Characteristics of primary teacher training programmes on inclusion: a literature focus

Farida Kurniawati, Anke A. De Boer, A. E.M.G. Minnaert, Frieda Maryam Mangunsong Siahaan

Research output: Contribution to journalArticlepeer-review

36 Citations (Scopus)


Background: The implementation of inclusive education creates challenges for classroom teachers who have to meet the learning needs of students with and without special educational needs (SEN). Research has revealed that teachers’ readiness and willingness to accommodate the learning needs of students with SEN was determined by their training. Though much research on teacher training and inclusive education has been conducted over two decades, less is known about the adequacy of such training in terms of components and effectiveness.Purpose: The purpose of this review is to present a focused analysis of: (1) studies that examined, in detail, the components of teacher training programmes for pre-service or in-service teachers in regular primary schools in terms of content, length, etc., and (2) consideration of the effectiveness of these training programmes.Design and methods: The literature review was restricted to empirical studies published in international peer-reviewed journals after 1994 (i.e. since the Salamanca statement was signed) by using the electronic browser ‘EBSCO host Complete’. After applying the keywords ‘teacher’ and ‘educator’, they were combined with the following terms: training, disabilities, inclusion, inclusive education, impairment, special educational needs, children with special needs and disorder. The search was deliberately restricted to papers where study participants were pre-service or in-service teachers in regular primary schools, and ultimately yielded a small core of 13 studies for detailed review. The first research question was analysed in terms of the training programme’s structure and content, covering aspects such as type of disability, topic, length, medium of course delivery and learning activities. For the second research question, the effectiveness of the quantitative studies was evaluated based on the Cohen’s d effect size, whereas the qualitative studies were considered as effective based on the calculation of percentage of non-overlapping data (PND).Conclusions: Analysis indicated that the majority of training programmes focused on attitude, knowledge and skills. The training programmes were also centred on what might be considered short-term practice and supplemented with field experiences. Although the training programmes appeared to have positive effects on teachers’ attitudes, knowledge and skills, follow-up sessions and students’ outcomes measures may increase training effectiveness.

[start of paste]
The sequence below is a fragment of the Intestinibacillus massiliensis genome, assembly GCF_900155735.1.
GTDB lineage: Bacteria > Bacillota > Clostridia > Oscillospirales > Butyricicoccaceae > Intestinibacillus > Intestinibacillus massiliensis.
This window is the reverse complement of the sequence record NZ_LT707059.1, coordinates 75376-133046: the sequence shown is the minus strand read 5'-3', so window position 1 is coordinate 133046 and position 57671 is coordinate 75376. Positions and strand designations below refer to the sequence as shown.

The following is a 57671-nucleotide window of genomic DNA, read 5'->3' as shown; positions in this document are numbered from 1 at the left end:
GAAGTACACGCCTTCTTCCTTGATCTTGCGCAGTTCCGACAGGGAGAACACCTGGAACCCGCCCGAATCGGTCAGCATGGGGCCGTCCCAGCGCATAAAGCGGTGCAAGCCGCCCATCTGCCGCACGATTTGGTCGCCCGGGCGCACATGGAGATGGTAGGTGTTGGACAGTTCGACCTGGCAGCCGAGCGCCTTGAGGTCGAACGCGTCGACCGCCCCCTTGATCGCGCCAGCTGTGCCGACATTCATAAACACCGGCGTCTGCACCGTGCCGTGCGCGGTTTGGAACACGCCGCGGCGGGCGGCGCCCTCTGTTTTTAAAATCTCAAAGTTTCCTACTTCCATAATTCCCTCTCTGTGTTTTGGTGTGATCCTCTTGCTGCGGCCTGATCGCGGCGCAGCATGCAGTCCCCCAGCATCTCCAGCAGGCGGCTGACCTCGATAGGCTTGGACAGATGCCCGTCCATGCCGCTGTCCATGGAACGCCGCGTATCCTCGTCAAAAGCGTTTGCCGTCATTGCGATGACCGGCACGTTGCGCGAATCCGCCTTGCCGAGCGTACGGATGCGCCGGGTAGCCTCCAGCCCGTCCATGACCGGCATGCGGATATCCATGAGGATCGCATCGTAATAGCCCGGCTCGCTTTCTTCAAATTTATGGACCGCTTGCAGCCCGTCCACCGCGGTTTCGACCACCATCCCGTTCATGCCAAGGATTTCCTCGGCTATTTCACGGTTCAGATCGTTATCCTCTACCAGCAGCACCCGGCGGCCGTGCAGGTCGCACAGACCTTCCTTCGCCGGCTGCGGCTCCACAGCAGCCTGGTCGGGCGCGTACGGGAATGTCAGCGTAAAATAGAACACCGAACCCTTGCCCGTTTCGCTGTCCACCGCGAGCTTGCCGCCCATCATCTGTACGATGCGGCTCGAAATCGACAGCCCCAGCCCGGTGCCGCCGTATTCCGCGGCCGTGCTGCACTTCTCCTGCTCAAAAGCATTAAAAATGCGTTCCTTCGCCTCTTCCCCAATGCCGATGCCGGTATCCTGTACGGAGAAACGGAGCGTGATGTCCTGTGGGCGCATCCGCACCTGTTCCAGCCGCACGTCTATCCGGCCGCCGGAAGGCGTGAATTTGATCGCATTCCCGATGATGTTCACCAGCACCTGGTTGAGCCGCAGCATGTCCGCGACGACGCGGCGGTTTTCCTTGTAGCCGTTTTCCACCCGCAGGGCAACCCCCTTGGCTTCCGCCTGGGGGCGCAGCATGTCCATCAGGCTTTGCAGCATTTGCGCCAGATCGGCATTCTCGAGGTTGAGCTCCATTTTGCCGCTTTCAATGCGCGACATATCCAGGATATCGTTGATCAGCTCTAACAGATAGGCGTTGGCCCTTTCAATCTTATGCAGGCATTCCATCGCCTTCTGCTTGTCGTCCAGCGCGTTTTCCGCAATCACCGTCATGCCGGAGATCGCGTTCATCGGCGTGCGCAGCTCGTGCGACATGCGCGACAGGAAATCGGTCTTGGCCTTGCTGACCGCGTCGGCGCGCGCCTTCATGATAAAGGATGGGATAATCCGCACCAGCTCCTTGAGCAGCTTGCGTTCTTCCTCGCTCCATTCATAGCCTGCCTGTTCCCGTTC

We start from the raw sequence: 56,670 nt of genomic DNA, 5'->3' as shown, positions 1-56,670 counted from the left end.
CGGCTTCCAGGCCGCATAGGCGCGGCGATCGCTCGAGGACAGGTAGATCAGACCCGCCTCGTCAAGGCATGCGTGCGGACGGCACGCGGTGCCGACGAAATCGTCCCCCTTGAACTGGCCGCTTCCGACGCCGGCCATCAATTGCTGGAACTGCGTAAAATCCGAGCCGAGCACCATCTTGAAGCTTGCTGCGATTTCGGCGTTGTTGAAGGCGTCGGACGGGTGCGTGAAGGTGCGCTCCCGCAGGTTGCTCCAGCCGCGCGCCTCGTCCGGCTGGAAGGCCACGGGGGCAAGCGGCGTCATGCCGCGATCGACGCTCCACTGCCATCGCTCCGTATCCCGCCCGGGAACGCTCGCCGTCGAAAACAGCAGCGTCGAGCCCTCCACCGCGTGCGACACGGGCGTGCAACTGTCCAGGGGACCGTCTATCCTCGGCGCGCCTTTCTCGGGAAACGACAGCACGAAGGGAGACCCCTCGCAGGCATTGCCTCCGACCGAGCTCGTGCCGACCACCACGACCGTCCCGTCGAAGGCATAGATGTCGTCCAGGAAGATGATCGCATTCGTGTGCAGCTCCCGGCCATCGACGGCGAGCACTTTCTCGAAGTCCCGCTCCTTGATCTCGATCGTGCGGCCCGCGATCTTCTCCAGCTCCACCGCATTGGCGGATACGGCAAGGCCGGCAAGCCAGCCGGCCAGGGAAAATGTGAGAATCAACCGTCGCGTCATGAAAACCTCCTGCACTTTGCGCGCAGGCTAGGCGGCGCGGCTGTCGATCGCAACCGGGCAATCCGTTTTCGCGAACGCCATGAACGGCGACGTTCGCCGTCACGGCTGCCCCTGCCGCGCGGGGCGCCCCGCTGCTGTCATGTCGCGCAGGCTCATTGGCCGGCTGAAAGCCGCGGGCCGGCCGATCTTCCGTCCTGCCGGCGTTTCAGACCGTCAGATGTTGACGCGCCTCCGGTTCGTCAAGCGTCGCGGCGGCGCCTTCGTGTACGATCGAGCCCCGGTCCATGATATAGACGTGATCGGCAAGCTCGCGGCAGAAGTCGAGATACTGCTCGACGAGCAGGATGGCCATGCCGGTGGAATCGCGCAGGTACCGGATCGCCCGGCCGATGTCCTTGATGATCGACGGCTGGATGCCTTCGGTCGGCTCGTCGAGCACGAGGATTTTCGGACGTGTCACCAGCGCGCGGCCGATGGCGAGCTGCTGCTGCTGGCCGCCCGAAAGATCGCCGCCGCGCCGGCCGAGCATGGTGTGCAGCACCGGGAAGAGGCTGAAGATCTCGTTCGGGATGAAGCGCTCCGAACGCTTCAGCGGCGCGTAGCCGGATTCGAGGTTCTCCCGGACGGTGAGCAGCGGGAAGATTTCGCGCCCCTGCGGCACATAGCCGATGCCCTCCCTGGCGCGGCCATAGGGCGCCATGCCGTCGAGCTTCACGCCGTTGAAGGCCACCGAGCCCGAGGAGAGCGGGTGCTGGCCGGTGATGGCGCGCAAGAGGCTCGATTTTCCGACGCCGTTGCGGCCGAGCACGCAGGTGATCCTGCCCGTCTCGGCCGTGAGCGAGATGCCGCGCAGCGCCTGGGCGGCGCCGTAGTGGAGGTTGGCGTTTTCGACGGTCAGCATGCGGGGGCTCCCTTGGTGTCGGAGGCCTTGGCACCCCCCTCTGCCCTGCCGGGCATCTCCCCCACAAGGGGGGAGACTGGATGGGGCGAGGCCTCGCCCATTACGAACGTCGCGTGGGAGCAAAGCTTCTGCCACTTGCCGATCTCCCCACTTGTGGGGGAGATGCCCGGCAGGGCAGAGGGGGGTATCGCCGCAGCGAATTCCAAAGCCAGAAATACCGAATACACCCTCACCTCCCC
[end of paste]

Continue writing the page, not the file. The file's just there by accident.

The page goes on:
Original languageEnglish
Pages (from-to)310-326
Number of pages17
JournalEducational Research
Issue number3
Publication statusPublished - 3 Jul 2014


  • inclusive education
  • literature review
  • primary school
  • teacher training programme


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